It was the inaction of Republicans in Congress that led the President to take sensible action to improve our broken immigration system. After blocking immigration reform, Republican obstruction continued in the Senate with their unprecedented refusal to consider the nomination of Chief Judge Merrick Garland for the Supreme Court. This left a hobbled Court of eight to consider this crucial immigration case. From legislation to the executive action to the hobbled Court, Republicans are responsible for creating these crisis points.

Now that the Supreme Court has finished its term, we can see the full scope of the damage caused by Republicans obstruction. In addition to the non-decision in the immigration case, there have been six other cases where the Court could not reach a final decision on the merits. We still do not know whether lenders can discriminate against married women; whether consumers can sue companies for misuse of private information; whether employers can deny women employees access to contraception coverage; whether public-sector unions can recover fair-share costs for collective bargaining; whether a person can sue another state; or whether tribal courts can hold non tribal wrongdoers on tribal landscivilly liable. These are important questions, and the American people should have definitive answers. Our Constitution ensures equal justice for all; not a patchwork of different rights in different parts of the country. This is the result of Senate Republicans’ refusal to do their job and provide a hearing and a vote on Chief Judge Garland.

Chief Judge Garland is an outstanding nominee for the Supreme Court and Americans overwhelmingly want him to receive a public hearing. The American Bar Association formally weighed in last week announcing that it had reviewed Chief Judge Garland’s nomination, and unanimously awarded him its highest rating of “Well-Qualified.” To reach that rating, lawyers from across the country assessed his integrity, professional competence, and temperament. One said “Garland is the best that there is. He is the finest judge I have ever met.” Another said “He is a judge’s judge, with a very high standard and legal craftsmanship, a fine sense of fairness to all parties, a measured and dignified judicial temperament, and the highest respect for law and reasoned argument.” One even said that Chief Judge Garland “may be the perfect human being.”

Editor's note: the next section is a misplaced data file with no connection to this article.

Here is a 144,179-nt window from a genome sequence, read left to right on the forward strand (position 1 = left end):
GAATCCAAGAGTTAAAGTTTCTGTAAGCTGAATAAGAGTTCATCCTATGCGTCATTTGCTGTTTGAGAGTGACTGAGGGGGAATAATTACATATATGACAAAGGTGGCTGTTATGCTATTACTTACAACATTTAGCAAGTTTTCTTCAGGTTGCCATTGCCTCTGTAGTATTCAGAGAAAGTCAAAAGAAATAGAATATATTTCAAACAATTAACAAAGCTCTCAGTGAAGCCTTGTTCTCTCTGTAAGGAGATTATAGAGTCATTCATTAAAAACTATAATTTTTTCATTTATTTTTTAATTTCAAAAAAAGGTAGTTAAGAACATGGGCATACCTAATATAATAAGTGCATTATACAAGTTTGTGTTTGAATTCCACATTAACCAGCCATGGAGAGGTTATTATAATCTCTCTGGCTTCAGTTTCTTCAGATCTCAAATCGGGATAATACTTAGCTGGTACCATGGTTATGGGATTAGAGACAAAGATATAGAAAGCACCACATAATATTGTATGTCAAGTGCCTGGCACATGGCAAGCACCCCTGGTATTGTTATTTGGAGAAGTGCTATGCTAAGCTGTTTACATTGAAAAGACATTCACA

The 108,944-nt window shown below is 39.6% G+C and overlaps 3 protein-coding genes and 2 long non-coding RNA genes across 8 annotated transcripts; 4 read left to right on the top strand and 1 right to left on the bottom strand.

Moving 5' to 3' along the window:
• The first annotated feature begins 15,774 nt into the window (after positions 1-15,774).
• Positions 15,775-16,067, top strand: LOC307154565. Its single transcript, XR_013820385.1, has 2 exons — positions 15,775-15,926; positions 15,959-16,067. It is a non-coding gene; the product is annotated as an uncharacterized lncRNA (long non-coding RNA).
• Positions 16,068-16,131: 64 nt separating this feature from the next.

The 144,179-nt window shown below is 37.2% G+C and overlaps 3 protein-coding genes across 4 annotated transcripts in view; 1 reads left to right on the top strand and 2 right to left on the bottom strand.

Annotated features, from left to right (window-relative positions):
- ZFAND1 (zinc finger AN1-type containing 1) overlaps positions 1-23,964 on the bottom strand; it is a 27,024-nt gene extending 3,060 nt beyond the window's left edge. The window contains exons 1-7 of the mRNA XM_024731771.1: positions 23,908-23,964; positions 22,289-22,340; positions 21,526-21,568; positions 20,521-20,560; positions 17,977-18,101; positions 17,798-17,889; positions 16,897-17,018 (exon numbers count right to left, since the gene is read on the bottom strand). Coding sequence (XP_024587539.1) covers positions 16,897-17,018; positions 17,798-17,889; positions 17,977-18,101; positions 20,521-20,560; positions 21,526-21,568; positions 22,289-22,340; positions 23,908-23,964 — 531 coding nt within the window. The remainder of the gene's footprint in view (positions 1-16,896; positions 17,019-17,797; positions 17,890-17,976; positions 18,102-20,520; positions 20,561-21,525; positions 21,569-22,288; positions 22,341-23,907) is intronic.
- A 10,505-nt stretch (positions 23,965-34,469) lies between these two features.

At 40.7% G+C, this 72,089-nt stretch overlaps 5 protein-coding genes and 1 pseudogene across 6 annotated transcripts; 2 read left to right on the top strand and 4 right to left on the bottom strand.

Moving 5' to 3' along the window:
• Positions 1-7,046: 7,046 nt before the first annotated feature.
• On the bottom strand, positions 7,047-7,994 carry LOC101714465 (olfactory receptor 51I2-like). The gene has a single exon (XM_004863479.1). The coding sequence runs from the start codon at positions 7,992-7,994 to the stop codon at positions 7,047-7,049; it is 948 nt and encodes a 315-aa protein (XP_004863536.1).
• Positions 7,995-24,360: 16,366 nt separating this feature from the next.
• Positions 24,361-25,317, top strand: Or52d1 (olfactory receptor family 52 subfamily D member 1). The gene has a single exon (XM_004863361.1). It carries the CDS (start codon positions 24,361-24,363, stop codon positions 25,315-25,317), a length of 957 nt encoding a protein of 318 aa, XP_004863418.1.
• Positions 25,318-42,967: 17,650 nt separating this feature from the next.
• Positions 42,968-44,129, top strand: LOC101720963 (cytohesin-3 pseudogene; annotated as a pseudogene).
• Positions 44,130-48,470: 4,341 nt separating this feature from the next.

Instead of scheduling a hearing for this impeccably qualified nominee, Republicans are holding Chief Judge Garland’s nomination hostage in their hopes that the Republican Party’s presumptive presidential nominee can make a different nomination. This is the same candidate who has accused a sitting Federal judge of bias simply because of his heritage. It is unfathomable to me that Senate Republicans would prefer to diminish the Supreme Court for two terms rather than give Chief Judge Garland a fair and public hearing. But that is exactly what they are doing.